This Day in History

Posted: Thursday, April 14, 2005

In Alaska

• In 1938, the steamer Tongass, of the Alaska Transportation Company, arrived in Juneau on her first Alaska voyage.

• In 1959, U.S. Senator E.L. (Bob) Bartlett (D-Alaska) called for a full-scale investigation of the U.S. Atomic Energy Commission's plans to take over 1,600 acres of land for a nuclear experiment.

• In 1969, the Alaska State Senate passed an amendment to the State Constitution allowing 18-year olds to vote.

• In 1969, a team of scientists from the University of Alaska's Geophysical Institute began their investigation of auroral radio noises, under contract with the U.S. Army.

In the nation

• In 1775, the first American society for the abolition of slavery was organized by Benjamin Franklin and Benjamin Rush.

• In 1828, the first edition of Noah Webster's "American Dictionary of the English Language" was published.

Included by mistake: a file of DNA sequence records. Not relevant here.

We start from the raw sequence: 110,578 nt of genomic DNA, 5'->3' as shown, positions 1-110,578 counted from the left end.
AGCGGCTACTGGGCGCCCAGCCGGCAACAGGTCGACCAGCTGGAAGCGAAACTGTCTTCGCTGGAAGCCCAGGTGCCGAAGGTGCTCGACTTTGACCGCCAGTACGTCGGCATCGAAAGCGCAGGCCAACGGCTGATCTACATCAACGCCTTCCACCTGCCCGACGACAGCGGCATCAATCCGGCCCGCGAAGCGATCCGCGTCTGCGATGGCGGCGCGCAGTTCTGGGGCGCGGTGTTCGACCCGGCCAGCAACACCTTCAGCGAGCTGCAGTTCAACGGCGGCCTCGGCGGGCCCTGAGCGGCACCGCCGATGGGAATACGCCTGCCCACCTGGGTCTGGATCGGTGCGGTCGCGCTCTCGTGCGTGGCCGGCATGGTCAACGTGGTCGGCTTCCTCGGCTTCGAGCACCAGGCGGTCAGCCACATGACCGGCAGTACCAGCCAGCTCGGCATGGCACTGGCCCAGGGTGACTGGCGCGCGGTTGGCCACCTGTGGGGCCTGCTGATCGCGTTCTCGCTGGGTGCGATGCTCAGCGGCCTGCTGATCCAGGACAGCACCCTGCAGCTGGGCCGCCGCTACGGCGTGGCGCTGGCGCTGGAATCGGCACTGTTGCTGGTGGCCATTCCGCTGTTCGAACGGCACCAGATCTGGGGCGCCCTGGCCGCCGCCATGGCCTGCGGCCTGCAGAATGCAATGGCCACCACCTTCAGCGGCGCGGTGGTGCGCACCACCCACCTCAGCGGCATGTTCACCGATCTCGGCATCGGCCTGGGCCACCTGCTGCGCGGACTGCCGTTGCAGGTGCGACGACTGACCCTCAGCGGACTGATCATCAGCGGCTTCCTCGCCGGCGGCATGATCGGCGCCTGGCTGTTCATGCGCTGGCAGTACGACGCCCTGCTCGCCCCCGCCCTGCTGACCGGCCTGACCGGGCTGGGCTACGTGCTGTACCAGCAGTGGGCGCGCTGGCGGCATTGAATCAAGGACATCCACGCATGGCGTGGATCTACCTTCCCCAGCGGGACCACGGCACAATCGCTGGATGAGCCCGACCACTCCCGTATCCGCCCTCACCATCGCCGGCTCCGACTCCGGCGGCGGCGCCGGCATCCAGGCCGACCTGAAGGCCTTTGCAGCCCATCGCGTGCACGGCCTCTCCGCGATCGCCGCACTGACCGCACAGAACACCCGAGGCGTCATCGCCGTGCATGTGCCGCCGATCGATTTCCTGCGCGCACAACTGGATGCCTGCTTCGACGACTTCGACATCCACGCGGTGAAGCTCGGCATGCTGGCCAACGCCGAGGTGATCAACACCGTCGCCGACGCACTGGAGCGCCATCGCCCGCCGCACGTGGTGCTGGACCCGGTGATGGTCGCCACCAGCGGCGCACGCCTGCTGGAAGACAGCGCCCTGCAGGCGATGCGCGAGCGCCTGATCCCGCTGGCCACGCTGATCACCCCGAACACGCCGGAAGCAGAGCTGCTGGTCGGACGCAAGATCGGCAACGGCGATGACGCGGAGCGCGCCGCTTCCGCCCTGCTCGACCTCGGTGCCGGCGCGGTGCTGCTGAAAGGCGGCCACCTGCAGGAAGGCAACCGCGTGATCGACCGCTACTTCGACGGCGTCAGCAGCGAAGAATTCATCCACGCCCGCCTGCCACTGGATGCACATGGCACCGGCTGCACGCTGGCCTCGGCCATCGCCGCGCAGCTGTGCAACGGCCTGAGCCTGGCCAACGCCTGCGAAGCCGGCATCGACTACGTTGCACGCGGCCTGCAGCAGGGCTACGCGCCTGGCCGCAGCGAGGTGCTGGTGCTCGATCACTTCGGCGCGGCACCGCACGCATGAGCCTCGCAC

• In 1865, President Lincoln was shot and mortally wounded by John Wilkes Booth while attending the comedy "Our American Cousin" at Ford's Theater in Washington. (Lincoln died the following morning.)

• In 1902, James Cash Penney opened his first store, called "The Golden Rule," in Kemmerer, Wyo.

• In 1939, the John Steinbeck novel "The Grapes of Wrath" was first published.

• In 1981, the first test flight of America's first operational space shuttle, the Columbia, ended successfully with a landing at Edwards Air Force Base in California.



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